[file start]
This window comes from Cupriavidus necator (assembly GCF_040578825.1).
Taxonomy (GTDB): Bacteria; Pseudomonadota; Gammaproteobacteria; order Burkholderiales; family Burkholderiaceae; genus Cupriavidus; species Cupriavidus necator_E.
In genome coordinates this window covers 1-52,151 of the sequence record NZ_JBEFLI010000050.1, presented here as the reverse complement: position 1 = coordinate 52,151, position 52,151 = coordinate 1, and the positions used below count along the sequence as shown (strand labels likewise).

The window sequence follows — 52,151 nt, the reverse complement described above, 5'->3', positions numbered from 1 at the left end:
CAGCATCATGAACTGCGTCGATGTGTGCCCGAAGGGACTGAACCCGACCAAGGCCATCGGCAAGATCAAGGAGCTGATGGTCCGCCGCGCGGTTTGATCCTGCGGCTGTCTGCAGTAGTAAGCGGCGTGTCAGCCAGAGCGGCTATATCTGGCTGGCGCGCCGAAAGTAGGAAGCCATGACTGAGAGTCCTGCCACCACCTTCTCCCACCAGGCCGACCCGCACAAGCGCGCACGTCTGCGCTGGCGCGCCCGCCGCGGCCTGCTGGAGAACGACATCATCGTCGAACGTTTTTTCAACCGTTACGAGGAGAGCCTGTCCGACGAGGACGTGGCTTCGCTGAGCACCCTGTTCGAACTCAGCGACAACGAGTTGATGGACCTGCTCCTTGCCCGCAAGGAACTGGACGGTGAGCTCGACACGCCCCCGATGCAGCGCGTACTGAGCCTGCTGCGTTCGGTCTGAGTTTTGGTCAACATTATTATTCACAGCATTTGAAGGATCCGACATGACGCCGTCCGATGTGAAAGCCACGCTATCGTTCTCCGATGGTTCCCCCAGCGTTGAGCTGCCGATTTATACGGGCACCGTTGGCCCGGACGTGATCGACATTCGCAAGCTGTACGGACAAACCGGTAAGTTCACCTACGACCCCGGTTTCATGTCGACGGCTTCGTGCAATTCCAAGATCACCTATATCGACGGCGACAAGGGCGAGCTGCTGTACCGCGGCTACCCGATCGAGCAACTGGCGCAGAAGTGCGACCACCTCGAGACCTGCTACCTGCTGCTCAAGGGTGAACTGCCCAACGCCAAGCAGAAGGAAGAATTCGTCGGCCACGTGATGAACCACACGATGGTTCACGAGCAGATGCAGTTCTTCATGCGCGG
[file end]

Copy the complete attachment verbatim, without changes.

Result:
This window comes from Cupriavidus necator (assembly GCF_040578825.1).
Taxonomy (GTDB): Bacteria; Pseudomonadota; Gammaproteobacteria; order Burkholderiales; family Burkholderiaceae; genus Cupriavidus; species Cupriavidus necator_E.
In genome coordinates this window covers 1-52,151 of the sequence record NZ_JBEFLI010000050.1, presented here as the reverse complement: position 1 = coordinate 52,151, position 52,151 = coordinate 1, and the positions used below count along the sequence as shown (strand labels likewise).

The window sequence follows — 52,151 nt, the reverse complement described above, 5'->3', positions numbered from 1 at the left end:
CAGCATCATGAACTGCGTCGATGTGTGCCCGAAGGGACTGAACCCGACCAAGGCCATCGGCAAGATCAAGGAGCTGATGGTCCGCCGCGCGGTTTGATCCTGCGGCTGTCTGCAGTAGTAAGCGGCGTGTCAGCCAGAGCGGCTATATCTGGCTGGCGCGCCGAAAGTAGGAAGCCATGACTGAGAGTCCTGCCACCACCTTCTCCCACCAGGCCGACCCGCACAAGCGCGCACGTCTGCGCTGGCGCGCCCGCCGCGGCCTGCTGGAGAACGACATCATCGTCGAACGTTTTTTCAACCGTTACGAGGAGAGCCTGTCCGACGAGGACGTGGCTTCGCTGAGCACCCTGTTCGAACTCAGCGACAACGAGTTGATGGACCTGCTCCTTGCCCGCAAGGAACTGGACGGTGAGCTCGACACGCCCCCGATGCAGCGCGTACTGAGCCTGCTGCGTTCGGTCTGAGTTTTGGTCAACATTATTATTCACAGCATTTGAAGGATCCGACATGACGCCGTCCGATGTGAAAGCCACGCTATCGTTCTCCGATGGTTCCCCCAGCGTTGAGCTGCCGATTTATACGGGCACCGTTGGCCCGGACGTGATCGACATTCGCAAGCTGTACGGACAAACCGGTAAGTTCACCTACGACCCCGGTTTCATGTCGACGGCTTCGTGCAATTCCAAGATCACCTATATCGACGGCGACAAGGGCGAGCTGCTGTACCGCGGCTACCCGATCGAGCAACTGGCGCAGAAGTGCGACCACCTCGAGACCTGCTACCTGCTGCTCAAGGGTGAACTGCCCAACGCCAAGCAGAAGGAAGAATTCGTCGGCCACGTGATGAACCACACGATGGTTCACGAGCAGATGCAGTTCTTCATGCGCGG